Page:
Sudanese authorities are blocking access to popular social media platforms used to organize and broadcast nationwide anti-government protests triggered by an economic crisis, internet users say.
In a country where the state tightly controls traditional media, the internet has become a key information battleground. Of Sudan’s 40 million people, some 13 million use the internet and more than 28 million own mobile phones, local media say.
Users of the three main telecommunications operators in the country — Zain, MTN and Sudani — said access to Facebook, Twitter and WhatsApp has only been possible through use of a virtual private network (VPN).
Though VPNs can bring their own connection problems and some Sudanese are unaware of their existence, activists have used them widely to organize and document the demonstrations.
Hashtags in Arabic such as “Sudan’s_cities_revolt” have been widely circulated from Sudan and abroad. Hashtags in English such as #SudanRevolts have also been used.
“Social media has a really big impact, and it helps with forming public opinion and transmitting what’s happening in Sudan to the outside,” said Mujtaba Musa, a Sudanese Twitter user with over 50,000 followers who has been active in documenting the protests.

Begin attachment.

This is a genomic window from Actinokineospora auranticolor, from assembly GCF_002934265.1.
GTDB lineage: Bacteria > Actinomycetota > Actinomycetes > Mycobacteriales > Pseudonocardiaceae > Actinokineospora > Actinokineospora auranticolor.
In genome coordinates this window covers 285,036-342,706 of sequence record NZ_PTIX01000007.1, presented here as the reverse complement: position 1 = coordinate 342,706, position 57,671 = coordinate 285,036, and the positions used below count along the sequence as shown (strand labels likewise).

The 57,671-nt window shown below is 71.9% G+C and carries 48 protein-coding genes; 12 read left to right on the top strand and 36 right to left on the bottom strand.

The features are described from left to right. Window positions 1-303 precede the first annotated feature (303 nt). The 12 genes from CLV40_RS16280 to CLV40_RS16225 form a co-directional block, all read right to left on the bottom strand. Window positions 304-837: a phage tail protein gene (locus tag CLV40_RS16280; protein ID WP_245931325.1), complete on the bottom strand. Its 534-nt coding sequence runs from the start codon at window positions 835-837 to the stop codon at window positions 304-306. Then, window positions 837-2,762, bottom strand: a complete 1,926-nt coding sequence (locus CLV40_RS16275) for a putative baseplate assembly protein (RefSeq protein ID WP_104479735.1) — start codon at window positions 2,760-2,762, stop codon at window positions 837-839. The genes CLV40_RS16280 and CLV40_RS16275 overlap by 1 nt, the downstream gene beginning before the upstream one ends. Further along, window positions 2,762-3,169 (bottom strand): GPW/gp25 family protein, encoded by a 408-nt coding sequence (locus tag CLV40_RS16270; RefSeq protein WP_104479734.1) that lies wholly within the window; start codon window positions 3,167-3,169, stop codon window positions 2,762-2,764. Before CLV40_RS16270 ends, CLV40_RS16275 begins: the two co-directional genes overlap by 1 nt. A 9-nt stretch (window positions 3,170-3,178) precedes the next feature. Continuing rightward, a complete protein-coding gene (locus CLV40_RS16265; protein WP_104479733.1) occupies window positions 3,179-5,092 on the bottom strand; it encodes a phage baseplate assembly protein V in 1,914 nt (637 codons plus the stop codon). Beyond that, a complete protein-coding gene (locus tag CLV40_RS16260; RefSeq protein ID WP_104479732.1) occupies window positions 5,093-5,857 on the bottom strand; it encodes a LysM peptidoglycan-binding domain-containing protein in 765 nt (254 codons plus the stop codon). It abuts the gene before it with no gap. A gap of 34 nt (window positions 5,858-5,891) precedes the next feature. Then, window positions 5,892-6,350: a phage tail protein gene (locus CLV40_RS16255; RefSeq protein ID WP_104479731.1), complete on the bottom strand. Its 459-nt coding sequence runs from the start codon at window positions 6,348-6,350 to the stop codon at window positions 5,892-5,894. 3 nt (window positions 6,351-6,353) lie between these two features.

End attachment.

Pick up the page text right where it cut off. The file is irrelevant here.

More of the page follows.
NetBlocks, a digital rights NGO, said data it collected, including from thousands of Sudanese volunteers, provided evidence of “an extensive internet censorship regime”.
Bader al-Kharafi, CEO of parent company Zain Group, told Reuters: “Some websites may be blocked for technical reasons beyond the company’s specialization.”
“While Sudan has a long history of systematically censoring print and broadcast media, online media has been relatively untouched despite its exponential growth… in recent years,” said Mai Truong of U.S.-based advocacy group Freedom House.
“The authorities have only now started to follow the playbook of other authoritarian governments.”